Overtime Settlement For Health Workers Gets Final Approval

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Health workers were granted the requested final approval on an overtime settlement in their class action lawsuit against the Defendant Health Resource Solutions (HRS). Allegations were made that HRS failed to pay legally required overtime to healthcare workers in violation of the Fair Labor Standards Act (FLSA).

Sources report that the healthcare company misclassified a group of clinicians, registered nurses, occupational therapists, and other therapists, categorizing them as exempt from overtime pay. The judge noted that the $900,000 overtime settlement was fair, reasonable and adequate. He also made note that it seemed in the best interest of the class members who were settling.

The settlement would include covering:

·      $7,878 – settlement administration expenses

·      $300,000 – attorney’s fees

·      $7,500 – to the class representative

·      70 additional claims that were filed prior to the parties’ cutoff on April 2nd.

The class representative is plaintiff Monique B. One class member opted out of the deal with no other objections made. The plaintiff and the Class allege that HRS was in violation of both the FLSA and the Illinois Minimum Wage Law by misclassifying their employees that work with patients on a homecare basis as exempt. The settlement will end the litigation brought by the hybrid class and the collection action brought forth by Monique against HRS and co-owners of HRS, Robert M. and Glenn S.

The allegations in the original complaint indicated that the company, HRS, and the company’s owners knew that the employees being classified as exempt did not actually meet the necessary qualifications for the classification. In order for an employee to be legally classified as exempt, they must demonstrate the worker performs job duties that meet certain criteria and that they received compensation on either a salary or fee basis. According to the complaint, HRS created its own pay structure for workers.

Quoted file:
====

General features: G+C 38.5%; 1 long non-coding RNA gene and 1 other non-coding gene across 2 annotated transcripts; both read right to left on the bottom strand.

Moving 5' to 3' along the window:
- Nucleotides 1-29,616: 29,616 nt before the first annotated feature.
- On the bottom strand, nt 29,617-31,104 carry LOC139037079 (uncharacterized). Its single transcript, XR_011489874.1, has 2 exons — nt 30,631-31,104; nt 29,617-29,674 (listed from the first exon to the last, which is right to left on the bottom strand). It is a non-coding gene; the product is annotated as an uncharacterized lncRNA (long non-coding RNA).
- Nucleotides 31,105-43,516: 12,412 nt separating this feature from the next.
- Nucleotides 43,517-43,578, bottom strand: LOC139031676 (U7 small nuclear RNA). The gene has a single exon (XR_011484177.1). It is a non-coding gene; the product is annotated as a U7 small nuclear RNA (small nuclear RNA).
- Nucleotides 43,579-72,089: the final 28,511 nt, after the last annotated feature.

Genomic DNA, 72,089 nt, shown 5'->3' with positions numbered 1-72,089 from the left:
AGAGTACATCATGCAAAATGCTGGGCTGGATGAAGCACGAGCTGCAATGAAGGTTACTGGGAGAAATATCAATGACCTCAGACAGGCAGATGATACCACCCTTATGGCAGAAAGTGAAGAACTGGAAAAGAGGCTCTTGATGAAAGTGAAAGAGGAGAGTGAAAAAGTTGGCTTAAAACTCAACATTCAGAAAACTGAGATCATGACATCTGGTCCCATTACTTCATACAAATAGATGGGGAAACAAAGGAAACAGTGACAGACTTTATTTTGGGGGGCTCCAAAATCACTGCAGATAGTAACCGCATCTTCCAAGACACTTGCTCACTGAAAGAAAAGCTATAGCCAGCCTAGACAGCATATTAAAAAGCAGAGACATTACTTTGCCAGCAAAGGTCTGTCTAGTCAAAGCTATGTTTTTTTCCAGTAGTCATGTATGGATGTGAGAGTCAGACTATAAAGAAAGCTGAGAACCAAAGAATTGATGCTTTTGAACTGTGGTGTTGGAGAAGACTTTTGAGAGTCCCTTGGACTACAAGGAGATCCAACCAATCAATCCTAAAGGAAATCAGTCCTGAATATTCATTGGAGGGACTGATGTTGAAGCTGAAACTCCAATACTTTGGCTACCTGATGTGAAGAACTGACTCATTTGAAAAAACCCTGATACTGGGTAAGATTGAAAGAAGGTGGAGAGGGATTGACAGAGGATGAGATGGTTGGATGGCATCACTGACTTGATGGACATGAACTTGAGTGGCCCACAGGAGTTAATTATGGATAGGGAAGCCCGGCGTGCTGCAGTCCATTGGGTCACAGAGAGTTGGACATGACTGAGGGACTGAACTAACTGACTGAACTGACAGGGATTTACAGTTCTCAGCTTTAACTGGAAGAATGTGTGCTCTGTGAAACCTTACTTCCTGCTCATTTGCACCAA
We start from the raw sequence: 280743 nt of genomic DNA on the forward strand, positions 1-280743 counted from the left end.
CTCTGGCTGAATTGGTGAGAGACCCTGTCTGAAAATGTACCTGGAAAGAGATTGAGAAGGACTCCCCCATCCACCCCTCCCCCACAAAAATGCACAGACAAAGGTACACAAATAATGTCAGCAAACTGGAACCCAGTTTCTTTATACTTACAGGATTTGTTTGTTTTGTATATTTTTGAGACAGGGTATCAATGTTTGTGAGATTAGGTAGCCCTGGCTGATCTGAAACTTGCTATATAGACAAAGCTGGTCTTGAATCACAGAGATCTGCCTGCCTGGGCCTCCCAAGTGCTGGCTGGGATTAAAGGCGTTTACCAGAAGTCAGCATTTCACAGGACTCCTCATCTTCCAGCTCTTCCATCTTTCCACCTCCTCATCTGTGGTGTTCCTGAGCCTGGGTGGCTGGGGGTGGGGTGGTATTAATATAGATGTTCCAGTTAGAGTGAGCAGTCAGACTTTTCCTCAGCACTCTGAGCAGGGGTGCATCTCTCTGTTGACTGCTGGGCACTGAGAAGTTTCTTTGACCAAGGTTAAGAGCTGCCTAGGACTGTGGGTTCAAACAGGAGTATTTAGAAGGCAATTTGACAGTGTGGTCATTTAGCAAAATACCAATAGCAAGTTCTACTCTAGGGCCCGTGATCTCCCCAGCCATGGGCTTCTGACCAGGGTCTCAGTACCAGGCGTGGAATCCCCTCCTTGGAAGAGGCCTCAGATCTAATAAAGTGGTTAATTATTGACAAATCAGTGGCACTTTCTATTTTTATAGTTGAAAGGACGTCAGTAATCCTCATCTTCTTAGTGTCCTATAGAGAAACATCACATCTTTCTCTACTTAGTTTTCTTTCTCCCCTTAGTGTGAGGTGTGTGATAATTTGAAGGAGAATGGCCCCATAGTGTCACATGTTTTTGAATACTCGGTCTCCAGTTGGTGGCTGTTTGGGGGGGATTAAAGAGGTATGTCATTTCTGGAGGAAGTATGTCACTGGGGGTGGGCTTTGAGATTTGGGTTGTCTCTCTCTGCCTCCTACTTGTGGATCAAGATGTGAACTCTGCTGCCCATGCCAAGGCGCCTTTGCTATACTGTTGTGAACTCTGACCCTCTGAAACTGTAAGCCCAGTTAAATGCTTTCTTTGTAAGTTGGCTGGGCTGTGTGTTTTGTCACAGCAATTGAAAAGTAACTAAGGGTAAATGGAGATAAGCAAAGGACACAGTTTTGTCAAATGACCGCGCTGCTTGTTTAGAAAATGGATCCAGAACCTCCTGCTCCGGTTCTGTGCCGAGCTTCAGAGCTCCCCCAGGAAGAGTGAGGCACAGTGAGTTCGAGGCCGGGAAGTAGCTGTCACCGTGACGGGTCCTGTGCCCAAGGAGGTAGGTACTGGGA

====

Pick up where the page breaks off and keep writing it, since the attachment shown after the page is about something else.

·      Office time and staff meetings were compensated on an hourly basis.

·      Advancement was set for visits’ pay.

·      Travel time, scheduling/coordinating patient care with providers/speaking to patients about scheduling was not compensated.

·      Additionally, overtime weeks to which employees worked but were not compensated totaled 10,000 employee weeks.

The allegedly misclassified employees included 175 people. It has been reported that HRS will first cover employee claims and any settlement money remaining will be retained.

If you are considering filing an FLSA class action lawsuit or if you have questions about being misclassified, please get in touch with one of the experienced California employment law attorneys at Blumenthal Nordrehaug Bhowmik De Blouw LLP.